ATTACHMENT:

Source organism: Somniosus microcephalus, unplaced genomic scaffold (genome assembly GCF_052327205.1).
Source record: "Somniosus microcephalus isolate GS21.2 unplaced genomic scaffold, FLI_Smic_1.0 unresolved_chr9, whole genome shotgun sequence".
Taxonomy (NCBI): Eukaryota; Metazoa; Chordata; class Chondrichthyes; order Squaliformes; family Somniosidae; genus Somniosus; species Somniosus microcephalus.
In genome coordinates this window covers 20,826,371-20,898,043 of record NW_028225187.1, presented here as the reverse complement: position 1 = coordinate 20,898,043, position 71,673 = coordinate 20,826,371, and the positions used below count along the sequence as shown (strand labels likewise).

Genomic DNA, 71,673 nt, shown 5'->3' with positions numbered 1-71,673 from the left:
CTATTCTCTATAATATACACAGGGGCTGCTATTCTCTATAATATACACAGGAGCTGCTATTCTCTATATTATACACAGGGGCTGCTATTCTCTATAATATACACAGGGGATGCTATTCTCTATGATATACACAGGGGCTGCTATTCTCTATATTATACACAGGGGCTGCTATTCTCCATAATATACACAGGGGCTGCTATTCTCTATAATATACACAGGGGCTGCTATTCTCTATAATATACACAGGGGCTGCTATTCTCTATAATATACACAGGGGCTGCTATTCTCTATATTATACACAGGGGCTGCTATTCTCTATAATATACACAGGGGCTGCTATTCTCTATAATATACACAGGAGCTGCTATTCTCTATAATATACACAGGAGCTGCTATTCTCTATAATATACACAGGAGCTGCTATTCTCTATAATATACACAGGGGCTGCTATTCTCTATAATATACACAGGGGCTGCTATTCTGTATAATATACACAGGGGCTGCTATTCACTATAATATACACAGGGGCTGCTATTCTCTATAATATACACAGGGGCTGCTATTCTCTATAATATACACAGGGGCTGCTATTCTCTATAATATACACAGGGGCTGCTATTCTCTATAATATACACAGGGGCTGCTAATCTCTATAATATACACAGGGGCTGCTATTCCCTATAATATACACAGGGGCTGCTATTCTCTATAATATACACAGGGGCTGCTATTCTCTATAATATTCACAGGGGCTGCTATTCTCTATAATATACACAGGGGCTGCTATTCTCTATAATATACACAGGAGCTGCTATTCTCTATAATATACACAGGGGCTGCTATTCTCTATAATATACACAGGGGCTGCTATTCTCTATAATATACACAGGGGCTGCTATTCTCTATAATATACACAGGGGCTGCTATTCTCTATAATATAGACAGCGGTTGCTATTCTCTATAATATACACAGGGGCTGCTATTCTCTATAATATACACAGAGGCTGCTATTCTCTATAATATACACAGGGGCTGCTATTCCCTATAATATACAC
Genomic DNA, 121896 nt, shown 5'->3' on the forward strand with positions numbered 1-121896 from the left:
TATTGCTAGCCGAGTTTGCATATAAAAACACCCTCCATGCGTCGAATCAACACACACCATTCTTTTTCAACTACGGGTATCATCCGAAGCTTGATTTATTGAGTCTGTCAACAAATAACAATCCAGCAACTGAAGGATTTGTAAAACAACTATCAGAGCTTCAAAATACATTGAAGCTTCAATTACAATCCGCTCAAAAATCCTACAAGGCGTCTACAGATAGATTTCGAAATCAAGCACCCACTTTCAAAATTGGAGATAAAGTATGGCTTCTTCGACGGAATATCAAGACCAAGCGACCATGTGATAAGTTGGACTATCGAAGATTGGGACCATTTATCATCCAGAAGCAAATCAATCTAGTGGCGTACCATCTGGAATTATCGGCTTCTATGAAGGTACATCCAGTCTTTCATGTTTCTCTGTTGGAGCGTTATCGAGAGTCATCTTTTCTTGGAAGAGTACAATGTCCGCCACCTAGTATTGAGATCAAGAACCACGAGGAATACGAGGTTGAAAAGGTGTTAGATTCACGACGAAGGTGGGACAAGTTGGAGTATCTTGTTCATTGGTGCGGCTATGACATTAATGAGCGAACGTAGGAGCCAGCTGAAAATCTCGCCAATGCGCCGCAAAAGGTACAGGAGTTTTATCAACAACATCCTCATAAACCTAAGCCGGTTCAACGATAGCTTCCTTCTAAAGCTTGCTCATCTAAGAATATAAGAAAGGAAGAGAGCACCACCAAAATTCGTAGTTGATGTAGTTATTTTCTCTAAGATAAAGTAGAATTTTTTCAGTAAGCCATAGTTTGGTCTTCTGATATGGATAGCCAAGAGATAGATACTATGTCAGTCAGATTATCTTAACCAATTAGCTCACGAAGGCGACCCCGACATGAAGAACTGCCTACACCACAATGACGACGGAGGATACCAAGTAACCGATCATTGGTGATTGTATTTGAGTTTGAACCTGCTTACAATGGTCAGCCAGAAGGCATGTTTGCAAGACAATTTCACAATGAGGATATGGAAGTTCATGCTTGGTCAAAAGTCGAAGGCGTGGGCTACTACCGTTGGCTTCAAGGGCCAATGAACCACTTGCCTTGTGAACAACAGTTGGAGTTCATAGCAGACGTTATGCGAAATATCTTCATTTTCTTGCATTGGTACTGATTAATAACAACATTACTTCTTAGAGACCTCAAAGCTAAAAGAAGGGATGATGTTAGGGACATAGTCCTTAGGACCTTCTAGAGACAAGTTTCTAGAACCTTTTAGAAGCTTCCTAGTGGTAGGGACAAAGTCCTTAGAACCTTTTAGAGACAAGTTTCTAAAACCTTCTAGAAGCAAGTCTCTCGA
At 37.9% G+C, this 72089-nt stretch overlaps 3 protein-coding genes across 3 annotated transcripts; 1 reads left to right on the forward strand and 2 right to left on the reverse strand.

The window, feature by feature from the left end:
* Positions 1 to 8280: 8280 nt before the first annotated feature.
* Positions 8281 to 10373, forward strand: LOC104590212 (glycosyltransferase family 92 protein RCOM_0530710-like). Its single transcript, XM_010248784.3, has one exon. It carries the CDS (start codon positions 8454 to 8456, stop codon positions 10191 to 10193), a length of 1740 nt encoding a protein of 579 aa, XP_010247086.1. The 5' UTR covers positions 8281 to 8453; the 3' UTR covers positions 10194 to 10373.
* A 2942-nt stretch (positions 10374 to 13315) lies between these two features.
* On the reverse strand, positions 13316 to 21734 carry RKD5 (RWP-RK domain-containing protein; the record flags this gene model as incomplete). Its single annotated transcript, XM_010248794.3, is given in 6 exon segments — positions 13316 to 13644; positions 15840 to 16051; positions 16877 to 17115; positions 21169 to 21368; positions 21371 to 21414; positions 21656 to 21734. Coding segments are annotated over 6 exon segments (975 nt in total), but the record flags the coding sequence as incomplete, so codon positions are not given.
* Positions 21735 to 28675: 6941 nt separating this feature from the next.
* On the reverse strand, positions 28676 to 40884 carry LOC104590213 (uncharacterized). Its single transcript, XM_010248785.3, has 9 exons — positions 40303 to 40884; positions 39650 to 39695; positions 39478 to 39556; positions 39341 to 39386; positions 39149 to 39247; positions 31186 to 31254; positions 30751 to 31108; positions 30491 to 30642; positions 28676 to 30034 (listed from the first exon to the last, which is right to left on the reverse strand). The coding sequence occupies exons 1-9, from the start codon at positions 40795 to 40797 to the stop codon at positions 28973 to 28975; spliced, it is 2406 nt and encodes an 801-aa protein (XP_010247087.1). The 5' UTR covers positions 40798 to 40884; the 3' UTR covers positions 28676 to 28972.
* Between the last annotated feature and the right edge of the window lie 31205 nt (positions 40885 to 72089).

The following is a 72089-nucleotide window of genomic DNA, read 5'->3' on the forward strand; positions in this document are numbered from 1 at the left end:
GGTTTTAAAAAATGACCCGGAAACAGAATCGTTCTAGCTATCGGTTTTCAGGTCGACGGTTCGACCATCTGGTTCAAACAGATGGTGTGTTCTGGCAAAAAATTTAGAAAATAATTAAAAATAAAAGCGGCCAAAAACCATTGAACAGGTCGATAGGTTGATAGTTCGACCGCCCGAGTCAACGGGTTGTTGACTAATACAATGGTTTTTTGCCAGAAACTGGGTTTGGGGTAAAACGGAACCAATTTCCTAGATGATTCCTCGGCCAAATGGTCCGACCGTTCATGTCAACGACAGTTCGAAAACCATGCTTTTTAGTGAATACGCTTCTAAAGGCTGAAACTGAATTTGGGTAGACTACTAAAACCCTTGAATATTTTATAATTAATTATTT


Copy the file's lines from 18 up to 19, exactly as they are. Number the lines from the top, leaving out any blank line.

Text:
The following is a 72089-nucleotide window of genomic DNA, read 5'->3' on the forward strand; positions in this document are numbered from 1 at the left end:
GGTTTTAAAAAATGACCCGGAAACAGAATCGTTCTAGCTATCGGTTTTCAGGTCGACGGTTCGACCATCTGGTTCAAACAGATGGTGTGTTCTGGCAAAAAATTTAGAAAATAATTAAAAATAAAAGCGGCCAAAAACCATTGAACAGGTCGATAGGTTGATAGTTCGACCGCCCGAGTCAACGGGTTGTTGACTAATACAATGGTTTTTTGCCAGAAACTGGGTTTGGGGTAAAACGGAACCAATTTCCTAGATGATTCCTCGGCCAAATGGTCCGACCGTTCATGTCAACGACAGTTCGAAAACCATGCTTTTTAGTGAATACGCTTCTAAAGGCTGAAACTGAATTTGGGTAGACTACTAAAACCCTTGAATATTTTATAATTAATTATTT